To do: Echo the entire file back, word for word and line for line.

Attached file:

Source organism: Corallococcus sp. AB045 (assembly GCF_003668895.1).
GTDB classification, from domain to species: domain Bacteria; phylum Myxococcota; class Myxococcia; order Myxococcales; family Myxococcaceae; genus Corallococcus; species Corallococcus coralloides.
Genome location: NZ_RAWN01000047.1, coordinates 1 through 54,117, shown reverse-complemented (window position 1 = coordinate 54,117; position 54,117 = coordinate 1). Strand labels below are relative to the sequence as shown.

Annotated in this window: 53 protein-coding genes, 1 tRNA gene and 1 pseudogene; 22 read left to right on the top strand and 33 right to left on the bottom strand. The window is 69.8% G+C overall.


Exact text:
Source organism: Corallococcus sp. AB045 (assembly GCF_003668895.1).
GTDB classification, from domain to species: domain Bacteria; phylum Myxococcota; class Myxococcia; order Myxococcales; family Myxococcaceae; genus Corallococcus; species Corallococcus coralloides.
Genome location: NZ_RAWN01000047.1, coordinates 1 through 54,117, shown reverse-complemented (window position 1 = coordinate 54,117; position 54,117 = coordinate 1). Strand labels below are relative to the sequence as shown.

Annotated in this window: 53 protein-coding genes, 1 tRNA gene and 1 pseudogene; 22 read left to right on the top strand and 33 right to left on the bottom strand. The window is 69.8% G+C overall.